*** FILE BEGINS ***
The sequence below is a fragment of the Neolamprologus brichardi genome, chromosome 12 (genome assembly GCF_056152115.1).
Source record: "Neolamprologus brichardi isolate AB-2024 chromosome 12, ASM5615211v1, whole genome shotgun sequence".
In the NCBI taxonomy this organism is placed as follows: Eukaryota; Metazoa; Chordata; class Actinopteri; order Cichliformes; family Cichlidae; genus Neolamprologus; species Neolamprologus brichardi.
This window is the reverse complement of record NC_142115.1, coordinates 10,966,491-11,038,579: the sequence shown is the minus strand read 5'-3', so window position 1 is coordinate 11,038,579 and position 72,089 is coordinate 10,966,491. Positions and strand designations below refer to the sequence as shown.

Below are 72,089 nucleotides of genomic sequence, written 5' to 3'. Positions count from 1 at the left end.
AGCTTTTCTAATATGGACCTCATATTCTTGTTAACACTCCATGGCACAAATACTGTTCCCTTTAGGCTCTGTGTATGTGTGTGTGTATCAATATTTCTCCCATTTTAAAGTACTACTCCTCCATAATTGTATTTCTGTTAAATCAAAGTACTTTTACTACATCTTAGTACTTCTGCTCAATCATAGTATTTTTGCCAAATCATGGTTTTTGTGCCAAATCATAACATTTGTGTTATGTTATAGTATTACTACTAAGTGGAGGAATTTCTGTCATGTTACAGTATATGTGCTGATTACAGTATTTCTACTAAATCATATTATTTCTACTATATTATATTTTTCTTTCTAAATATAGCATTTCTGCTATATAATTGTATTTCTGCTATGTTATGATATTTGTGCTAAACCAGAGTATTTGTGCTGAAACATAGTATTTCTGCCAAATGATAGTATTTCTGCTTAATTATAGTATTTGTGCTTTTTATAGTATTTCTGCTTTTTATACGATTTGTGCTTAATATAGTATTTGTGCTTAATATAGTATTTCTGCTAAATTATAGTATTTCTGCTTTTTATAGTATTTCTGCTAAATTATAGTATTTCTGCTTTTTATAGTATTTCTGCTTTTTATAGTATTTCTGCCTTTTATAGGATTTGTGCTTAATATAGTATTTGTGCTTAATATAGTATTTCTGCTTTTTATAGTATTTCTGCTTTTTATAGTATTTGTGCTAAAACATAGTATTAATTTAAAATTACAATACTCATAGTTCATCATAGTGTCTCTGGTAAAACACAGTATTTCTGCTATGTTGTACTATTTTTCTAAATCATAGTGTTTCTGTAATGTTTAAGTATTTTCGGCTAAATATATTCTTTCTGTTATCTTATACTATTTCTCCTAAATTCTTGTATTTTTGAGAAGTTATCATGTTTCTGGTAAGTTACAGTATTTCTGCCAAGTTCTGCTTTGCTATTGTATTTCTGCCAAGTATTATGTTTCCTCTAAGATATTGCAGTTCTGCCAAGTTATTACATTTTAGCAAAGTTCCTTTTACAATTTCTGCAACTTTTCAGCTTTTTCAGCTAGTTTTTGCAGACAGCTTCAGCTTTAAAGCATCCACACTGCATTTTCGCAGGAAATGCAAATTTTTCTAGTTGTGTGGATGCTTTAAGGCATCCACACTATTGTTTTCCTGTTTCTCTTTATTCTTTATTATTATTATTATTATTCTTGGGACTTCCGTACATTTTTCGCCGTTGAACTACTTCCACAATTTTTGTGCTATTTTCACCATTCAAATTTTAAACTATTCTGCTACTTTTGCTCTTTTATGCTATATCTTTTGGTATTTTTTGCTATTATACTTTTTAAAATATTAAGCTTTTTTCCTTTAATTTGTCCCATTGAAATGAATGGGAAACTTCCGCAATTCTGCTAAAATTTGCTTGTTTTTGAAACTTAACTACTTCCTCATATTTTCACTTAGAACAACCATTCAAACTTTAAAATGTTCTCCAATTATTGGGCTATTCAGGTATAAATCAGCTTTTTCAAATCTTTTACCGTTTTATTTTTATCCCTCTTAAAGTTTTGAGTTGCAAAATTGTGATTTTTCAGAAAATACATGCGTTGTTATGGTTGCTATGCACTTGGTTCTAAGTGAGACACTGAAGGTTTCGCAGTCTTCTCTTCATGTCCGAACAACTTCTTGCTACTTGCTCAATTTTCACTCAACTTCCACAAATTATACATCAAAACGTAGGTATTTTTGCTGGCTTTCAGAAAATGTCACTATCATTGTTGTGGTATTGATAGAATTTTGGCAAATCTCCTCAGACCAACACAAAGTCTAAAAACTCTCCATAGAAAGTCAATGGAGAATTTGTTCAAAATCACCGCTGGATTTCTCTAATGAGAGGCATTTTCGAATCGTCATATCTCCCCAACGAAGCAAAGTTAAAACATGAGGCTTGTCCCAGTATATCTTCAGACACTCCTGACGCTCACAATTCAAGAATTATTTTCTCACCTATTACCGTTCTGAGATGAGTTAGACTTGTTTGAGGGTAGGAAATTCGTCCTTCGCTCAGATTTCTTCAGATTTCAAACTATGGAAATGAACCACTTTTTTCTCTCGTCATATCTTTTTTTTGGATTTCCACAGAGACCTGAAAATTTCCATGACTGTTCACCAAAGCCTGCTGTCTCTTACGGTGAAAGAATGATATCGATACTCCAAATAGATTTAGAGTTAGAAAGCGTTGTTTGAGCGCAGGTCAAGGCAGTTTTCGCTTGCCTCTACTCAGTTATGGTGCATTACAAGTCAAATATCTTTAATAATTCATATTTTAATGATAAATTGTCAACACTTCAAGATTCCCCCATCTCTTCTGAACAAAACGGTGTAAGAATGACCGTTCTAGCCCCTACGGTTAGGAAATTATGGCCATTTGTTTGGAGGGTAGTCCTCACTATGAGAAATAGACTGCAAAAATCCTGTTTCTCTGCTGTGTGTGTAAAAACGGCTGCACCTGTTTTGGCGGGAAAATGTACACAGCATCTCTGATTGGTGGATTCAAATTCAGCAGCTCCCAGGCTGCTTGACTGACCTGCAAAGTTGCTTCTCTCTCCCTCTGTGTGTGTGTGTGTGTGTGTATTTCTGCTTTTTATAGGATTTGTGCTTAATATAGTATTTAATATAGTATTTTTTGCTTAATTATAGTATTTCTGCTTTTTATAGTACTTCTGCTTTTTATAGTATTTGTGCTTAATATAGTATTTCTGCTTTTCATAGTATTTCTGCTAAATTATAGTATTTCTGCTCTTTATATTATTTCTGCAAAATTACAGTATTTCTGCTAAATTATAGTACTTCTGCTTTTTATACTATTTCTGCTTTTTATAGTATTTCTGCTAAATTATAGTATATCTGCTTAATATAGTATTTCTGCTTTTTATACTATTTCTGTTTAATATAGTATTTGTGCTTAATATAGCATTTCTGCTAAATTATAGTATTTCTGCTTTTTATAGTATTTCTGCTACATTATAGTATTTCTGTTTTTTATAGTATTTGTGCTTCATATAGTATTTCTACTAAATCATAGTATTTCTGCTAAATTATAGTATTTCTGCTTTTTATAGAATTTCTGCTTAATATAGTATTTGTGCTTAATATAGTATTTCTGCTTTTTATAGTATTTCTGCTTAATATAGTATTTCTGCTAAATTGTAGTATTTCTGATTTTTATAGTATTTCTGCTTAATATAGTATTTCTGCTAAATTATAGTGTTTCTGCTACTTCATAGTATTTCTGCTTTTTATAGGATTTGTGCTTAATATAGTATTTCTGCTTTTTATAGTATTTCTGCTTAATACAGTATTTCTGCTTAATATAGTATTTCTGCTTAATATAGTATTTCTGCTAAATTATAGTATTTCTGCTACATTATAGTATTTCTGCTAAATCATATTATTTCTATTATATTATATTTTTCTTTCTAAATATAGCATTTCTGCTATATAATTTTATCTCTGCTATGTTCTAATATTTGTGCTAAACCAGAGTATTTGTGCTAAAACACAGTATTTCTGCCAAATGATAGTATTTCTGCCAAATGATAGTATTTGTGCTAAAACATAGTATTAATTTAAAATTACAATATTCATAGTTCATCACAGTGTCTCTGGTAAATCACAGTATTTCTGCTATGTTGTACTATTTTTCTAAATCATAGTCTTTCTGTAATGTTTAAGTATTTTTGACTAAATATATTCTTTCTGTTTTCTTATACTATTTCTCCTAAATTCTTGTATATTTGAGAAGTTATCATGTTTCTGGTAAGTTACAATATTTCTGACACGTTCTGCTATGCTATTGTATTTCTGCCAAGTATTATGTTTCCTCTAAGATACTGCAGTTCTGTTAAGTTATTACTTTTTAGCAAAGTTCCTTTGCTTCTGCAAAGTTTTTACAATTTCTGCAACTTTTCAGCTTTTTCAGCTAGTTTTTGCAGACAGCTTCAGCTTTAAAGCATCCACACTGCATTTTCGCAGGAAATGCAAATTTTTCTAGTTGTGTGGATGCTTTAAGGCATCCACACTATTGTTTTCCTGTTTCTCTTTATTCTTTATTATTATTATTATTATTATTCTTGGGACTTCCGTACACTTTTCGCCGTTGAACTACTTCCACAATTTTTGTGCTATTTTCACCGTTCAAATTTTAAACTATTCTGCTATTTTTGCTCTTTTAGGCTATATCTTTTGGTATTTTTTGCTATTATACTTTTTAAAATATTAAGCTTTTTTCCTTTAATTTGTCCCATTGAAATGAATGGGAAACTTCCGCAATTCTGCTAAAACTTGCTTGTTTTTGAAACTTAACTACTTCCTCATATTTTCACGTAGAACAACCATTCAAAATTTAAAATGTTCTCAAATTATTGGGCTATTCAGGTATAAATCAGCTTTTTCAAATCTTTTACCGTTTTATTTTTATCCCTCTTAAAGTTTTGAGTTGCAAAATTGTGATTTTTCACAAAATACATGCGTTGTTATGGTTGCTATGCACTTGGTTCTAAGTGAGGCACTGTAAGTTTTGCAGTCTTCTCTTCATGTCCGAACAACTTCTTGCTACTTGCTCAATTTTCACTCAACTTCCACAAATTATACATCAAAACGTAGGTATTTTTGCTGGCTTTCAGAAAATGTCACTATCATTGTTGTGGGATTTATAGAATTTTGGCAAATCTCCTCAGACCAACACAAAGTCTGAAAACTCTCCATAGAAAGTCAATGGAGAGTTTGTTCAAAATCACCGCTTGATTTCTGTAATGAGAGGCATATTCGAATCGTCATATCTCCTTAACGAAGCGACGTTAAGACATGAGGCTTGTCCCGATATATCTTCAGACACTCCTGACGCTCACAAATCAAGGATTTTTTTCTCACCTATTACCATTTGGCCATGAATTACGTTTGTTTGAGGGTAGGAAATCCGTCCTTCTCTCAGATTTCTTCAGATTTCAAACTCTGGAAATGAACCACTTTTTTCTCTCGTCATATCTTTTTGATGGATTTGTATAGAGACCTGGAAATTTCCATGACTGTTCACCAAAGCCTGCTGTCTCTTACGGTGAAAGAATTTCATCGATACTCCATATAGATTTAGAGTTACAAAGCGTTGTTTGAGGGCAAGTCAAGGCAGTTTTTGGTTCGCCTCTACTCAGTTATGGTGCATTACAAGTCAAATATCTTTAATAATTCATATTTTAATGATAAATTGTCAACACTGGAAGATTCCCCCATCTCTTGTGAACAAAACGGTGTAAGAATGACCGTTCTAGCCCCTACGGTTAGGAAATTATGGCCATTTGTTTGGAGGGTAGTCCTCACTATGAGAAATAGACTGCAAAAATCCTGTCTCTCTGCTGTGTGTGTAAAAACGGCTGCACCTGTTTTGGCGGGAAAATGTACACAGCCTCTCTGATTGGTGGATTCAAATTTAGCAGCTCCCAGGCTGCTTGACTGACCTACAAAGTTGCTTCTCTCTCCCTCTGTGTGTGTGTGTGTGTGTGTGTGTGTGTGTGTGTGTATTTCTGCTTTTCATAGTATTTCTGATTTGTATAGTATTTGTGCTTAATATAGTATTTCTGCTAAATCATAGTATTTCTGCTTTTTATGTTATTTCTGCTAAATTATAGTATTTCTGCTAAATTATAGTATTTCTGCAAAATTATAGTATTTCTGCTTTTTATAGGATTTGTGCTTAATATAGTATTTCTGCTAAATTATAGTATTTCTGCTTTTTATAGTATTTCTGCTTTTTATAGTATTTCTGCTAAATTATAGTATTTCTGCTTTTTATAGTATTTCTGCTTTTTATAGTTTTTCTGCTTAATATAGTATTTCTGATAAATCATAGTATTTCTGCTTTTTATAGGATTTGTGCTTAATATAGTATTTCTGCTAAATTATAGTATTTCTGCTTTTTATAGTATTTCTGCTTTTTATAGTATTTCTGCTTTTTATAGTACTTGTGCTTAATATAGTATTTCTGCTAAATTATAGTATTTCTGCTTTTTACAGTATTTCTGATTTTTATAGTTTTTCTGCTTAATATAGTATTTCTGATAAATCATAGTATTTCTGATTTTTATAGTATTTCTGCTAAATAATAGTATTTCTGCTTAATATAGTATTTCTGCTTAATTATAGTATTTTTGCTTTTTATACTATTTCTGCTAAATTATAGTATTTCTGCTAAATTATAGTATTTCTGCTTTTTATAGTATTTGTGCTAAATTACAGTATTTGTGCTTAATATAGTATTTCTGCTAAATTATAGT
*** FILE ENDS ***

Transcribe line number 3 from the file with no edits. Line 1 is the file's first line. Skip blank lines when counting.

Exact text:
In the NCBI taxonomy this organism is placed as follows: Eukaryota; Metazoa; Chordata; class Actinopteri; order Cichliformes; family Cichlidae; genus Neolamprologus; species Neolamprologus brichardi.